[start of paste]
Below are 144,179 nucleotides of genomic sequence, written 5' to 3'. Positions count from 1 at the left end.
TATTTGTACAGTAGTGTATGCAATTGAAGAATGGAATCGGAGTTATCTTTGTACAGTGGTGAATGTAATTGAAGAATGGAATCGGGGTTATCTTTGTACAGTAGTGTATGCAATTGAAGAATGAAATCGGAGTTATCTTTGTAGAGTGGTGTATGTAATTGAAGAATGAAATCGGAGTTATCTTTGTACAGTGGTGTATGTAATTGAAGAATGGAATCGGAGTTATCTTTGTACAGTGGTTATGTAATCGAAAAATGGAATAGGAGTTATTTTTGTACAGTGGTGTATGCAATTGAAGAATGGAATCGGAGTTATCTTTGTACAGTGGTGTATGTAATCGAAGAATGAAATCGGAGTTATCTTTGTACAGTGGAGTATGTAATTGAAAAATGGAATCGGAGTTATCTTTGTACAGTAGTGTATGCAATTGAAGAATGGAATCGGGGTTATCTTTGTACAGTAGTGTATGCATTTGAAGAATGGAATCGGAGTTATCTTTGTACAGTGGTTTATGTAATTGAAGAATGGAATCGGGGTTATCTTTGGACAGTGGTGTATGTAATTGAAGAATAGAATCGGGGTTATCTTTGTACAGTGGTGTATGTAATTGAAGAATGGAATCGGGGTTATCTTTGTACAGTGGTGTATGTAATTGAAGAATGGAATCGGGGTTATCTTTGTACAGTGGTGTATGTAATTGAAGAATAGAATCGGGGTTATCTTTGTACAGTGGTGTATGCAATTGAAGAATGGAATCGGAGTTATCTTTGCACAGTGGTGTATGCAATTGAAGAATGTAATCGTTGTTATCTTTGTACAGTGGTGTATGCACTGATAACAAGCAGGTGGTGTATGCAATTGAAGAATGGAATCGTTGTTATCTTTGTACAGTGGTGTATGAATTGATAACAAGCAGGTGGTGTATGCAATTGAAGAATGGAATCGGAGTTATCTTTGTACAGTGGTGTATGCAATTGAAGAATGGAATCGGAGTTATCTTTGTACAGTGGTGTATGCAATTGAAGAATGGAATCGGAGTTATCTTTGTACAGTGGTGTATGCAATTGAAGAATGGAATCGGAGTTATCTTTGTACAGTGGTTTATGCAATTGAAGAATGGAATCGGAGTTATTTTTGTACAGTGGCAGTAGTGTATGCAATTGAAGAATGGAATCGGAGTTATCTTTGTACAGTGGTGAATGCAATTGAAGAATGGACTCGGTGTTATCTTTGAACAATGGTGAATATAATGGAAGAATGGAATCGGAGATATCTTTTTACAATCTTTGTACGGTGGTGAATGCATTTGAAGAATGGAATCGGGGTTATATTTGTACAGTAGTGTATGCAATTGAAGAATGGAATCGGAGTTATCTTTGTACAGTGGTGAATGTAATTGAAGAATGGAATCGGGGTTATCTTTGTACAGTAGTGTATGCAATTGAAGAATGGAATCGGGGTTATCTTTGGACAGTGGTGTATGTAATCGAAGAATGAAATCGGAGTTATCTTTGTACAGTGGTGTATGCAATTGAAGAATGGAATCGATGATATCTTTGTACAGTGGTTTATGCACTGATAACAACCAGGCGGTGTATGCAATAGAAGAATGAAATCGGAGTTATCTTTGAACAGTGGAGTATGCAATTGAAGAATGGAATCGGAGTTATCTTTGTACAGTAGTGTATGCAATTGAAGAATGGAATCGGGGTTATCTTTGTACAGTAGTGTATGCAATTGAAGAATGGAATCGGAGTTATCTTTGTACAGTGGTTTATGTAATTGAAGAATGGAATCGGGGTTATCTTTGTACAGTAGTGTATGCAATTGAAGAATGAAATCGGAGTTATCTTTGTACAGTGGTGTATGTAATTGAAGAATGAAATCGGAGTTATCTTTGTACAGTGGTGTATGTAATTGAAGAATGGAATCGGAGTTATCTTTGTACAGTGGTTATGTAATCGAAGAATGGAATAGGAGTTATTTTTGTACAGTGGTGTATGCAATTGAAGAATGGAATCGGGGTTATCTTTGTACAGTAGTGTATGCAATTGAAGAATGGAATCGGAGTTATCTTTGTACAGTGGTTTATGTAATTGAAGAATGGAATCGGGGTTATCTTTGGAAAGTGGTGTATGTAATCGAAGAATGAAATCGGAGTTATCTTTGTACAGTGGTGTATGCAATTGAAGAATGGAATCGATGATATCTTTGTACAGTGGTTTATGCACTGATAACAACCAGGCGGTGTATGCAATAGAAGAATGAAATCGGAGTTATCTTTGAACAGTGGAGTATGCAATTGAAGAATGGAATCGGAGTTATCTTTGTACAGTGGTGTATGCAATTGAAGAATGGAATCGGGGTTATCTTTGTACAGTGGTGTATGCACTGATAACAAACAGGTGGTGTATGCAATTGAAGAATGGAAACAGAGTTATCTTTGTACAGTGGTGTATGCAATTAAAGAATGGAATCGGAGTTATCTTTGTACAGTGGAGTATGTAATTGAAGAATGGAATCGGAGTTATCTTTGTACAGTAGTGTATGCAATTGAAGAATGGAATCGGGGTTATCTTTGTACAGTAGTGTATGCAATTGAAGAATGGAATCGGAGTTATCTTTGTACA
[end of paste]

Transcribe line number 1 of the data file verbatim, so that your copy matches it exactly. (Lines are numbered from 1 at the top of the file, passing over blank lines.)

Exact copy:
Below are 144,179 nucleotides of genomic sequence, written 5' to 3'. Positions count from 1 at the left end.